Queen Elizabeth II to admit ‘bumpy’ year in Christmas speech

Queen Elizabeth II to admit ‘bumpy’ year in Christmas speech

The pre-recorded message will be broadcast in Britain and the Commonwealth nations

Queen Elizabeth II plans to acknowledge that both Britain and her family have endured a difficult year by saying during her Christmas message that it has been a “bumpy” time.

The pre-recorded message will be broadcast in Britain and the Commonwealth nations on Christmas Day. It was recorded before the queen’s husband, Prince Philip, was hospitalized in London as a precautionary measure.

Excerpts released by Buckingham Palace before the speech show the queen admits difficulties during the course of the year.

Talking about the need for reconciliation and forgiveness, Elizabeth says: “The path, of course, is not always smooth, and may at times this year have felt quite bumpy, but small steps can make a world of difference.”

She is thought to be referring both to Britain’s tortuous path out of the European Union, which led to a lengthy political stalemate broken only earlier this month when voters gave the pro-Brexit Conservative Party a comfortable majority in Parliament, and to the royal family’s setbacks.

The problems facing the queen’s family this year included Prince Andrew’s retreat from public duties because of a disastrous TV interview in which he defended his friendship with convicted sex offender Jeffrey Epstein.

ALSO READ: Jeffrey Epstein dies by suicide in jail cell, officials say

The family has also endured a public rift between Prince William and Prince Harry, who has travelled with his wife Meghan and young son Archie to Canada rather than spend the Christmas holidays at Sandringham Estate — the queen’s rural retreat, as has long been customary for senior royals.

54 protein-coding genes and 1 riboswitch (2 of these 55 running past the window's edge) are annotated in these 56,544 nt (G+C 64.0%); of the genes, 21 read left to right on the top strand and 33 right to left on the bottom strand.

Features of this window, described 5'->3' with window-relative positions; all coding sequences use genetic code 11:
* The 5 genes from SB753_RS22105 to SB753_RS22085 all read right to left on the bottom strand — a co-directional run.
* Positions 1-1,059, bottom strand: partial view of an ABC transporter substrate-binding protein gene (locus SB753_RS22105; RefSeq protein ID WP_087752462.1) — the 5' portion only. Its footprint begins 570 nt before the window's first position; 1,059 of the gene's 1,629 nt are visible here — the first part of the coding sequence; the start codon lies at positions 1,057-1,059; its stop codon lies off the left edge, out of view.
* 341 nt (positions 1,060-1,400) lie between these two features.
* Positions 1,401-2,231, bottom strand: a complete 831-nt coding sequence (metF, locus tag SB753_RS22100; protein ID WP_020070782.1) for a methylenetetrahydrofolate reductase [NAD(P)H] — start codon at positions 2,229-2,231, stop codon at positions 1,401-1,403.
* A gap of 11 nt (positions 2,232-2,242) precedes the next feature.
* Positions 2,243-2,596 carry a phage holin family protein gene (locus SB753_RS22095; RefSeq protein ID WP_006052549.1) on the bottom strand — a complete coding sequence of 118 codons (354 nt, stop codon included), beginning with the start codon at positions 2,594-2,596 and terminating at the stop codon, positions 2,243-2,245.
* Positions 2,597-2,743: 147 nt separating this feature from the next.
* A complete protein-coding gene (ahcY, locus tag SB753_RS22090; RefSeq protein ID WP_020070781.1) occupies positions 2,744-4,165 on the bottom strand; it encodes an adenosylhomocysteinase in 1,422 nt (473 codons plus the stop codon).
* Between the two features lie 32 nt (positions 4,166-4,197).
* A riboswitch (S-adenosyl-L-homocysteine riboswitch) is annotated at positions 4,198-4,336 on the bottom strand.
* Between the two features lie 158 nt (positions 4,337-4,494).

READ MORE: Prince Harry, Meghan and Archie in Canada for the holidays

Both Harry and Meghan have complained about constant scrutiny by the media as they settle into family life with 7-month-old Archie.

The health of 98-year-old Philip has been a constant concern. He has been hospitalized in London for several days, but may still be able to return to Sandringham in time for Christmas. Details about his condition haven’t been made public.

When Prince Charles was asked about Philip’s health during a visit to a flooded visit in South Yorkshire, Charles said Monday his father was, “Alright. When you get to that age things don’t work so well.”

Gregory Katz, The Associated Press


Like us on Facebook and follow us on Twitter.

Just Posted

A person receives a COVID-19 vaccine at a vaccination clinic run by Vancouver Coastal Health, in Richmond, B.C., Saturday, April 10, 2021. Northern Health confirmed it has the lowest vaccination rates amongst the province’s five regional health authorities. (THE CANADIAN PRESS/Jonathan Hayward)
Vaccination rates in Vanderhoof, Fraser Lake, Fort St James well below provincial average

COVID-19 immunization clinics for youth 12+ coming up in Fort St. James

Steve McAdam (left) is studying substrate conditions in the Nechako River and how they impact sturgeon eggs. The work will help design habitat restoration measures, said McAdam. (Rebecca Dyok photo)